Scot Lib Dem conference demands pay boost for teachers


Delegates at the Scottish Liberal Democrat autumn conference have today voted in favour of new proposals to revitalise the status, strength and resilience of the teaching profession.

Scottish Liberal Democrat education spokesperson Tavish Scott MSP, who spoke in the debate, has stressed the need to remedy the “rotten deal” teachers have been landed with in recent years.

The party is in favour of McCrone 2 - an independent expert commission to review teachers' terms and the demands placed upon them.  Now, the Scottish Liberal Democrat education plan includes a commitment to:

  • A new “teacher premium” for schools in disadvantaged areas consisting of pay supplements designed to attract and reward the best teachers for the schools in greatest need;
  • New, optional, three-year packages for probationer teachers – consisting of the current one-year probationary period plus two further guaranteed years – to help local authorities get graduates to take up posts in certain geographical areas such as the Highlands and the North East.
  • New retention bonuses paid to new teachers who commit to posts in hard-to-fill areas;
  • A guaranteed minimum level of support staff in every school to allow teachers to focus on the needs of each individual pupil;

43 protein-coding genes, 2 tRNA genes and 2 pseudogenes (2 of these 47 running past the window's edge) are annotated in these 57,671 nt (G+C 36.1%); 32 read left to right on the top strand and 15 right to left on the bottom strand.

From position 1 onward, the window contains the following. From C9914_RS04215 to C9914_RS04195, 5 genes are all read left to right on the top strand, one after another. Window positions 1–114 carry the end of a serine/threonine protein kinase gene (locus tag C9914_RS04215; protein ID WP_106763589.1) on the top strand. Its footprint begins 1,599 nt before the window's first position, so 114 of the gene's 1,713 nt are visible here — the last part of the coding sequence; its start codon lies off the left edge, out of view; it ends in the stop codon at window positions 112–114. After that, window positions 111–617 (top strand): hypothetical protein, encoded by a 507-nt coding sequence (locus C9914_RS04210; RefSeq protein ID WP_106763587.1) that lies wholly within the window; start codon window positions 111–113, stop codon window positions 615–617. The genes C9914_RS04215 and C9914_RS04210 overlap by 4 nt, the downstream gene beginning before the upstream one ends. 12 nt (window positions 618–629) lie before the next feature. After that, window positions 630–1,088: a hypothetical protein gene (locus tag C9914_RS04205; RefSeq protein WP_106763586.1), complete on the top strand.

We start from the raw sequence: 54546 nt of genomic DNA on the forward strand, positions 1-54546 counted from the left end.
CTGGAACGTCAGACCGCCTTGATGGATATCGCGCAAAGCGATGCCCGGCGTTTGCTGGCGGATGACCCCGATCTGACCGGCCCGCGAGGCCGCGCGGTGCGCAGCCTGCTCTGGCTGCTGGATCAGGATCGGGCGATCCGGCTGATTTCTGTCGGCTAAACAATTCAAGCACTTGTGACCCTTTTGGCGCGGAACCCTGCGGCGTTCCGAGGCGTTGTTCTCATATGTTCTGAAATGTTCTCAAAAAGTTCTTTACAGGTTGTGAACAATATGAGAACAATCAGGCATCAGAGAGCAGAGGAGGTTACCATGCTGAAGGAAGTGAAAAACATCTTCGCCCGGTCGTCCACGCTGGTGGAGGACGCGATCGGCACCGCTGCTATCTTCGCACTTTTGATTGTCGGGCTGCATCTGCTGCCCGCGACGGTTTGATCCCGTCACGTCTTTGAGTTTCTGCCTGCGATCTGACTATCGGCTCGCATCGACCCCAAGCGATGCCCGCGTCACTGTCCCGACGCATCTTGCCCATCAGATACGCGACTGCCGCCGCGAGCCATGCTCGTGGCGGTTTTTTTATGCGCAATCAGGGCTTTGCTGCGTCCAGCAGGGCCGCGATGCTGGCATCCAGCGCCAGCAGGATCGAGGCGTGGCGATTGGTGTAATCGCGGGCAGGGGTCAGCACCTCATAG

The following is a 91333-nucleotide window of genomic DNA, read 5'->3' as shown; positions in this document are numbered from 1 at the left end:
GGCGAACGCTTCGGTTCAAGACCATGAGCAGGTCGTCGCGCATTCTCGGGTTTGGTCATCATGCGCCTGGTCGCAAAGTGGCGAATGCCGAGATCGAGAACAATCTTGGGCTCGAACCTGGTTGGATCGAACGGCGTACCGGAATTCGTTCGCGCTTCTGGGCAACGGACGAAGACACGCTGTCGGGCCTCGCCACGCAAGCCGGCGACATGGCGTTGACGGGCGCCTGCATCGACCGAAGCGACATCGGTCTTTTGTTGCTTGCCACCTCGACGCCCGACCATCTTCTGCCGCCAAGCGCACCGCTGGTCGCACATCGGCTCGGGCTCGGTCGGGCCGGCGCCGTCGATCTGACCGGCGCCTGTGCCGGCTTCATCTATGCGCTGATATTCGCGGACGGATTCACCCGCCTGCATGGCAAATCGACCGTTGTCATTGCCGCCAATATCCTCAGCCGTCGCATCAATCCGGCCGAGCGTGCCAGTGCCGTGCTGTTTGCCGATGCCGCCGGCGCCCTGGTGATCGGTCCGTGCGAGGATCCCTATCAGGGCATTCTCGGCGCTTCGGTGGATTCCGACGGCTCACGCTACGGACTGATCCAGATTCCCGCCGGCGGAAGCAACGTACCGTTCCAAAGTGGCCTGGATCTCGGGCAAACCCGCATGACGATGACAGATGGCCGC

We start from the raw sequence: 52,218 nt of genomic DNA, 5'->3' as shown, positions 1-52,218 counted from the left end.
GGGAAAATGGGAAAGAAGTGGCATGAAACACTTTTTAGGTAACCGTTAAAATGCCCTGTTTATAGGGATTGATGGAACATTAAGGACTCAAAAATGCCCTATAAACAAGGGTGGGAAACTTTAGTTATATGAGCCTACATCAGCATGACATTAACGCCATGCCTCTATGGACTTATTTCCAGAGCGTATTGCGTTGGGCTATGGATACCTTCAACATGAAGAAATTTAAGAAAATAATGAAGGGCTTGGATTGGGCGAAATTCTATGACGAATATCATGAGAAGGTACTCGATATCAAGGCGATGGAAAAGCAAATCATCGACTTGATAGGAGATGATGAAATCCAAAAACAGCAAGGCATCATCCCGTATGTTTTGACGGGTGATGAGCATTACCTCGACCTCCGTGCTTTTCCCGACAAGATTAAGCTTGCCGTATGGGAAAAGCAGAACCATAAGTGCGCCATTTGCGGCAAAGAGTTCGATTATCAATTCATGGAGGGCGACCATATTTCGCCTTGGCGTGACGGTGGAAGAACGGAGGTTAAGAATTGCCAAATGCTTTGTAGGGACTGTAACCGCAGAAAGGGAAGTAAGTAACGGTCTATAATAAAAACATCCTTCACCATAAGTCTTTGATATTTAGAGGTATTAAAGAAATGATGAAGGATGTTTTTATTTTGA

• A pay rise for teachers to reflect that starting salaries are 20% lower than comparable professions;

Tavish Scott MSP commented:

“Teachers have had a rotten deal over recent years. They’ve been inundated with paperwork and diktats, lost thousands of teaching and pupil support colleagues, and been squeezed out of budgets.

“This plan shows Scottish Liberal Democrats are committing to restore the status, strength and resilience of the teaching profession.

“We’re bursting with good ideas to improve Scottish education, and the system is in sore need of them. Teachers are the backbone of Scottish education and they ought to command the pay and conditions to reflect that.

“A McCrone 2 review is the only credible way to ensure the shortcomings in their settlements are addressed.”


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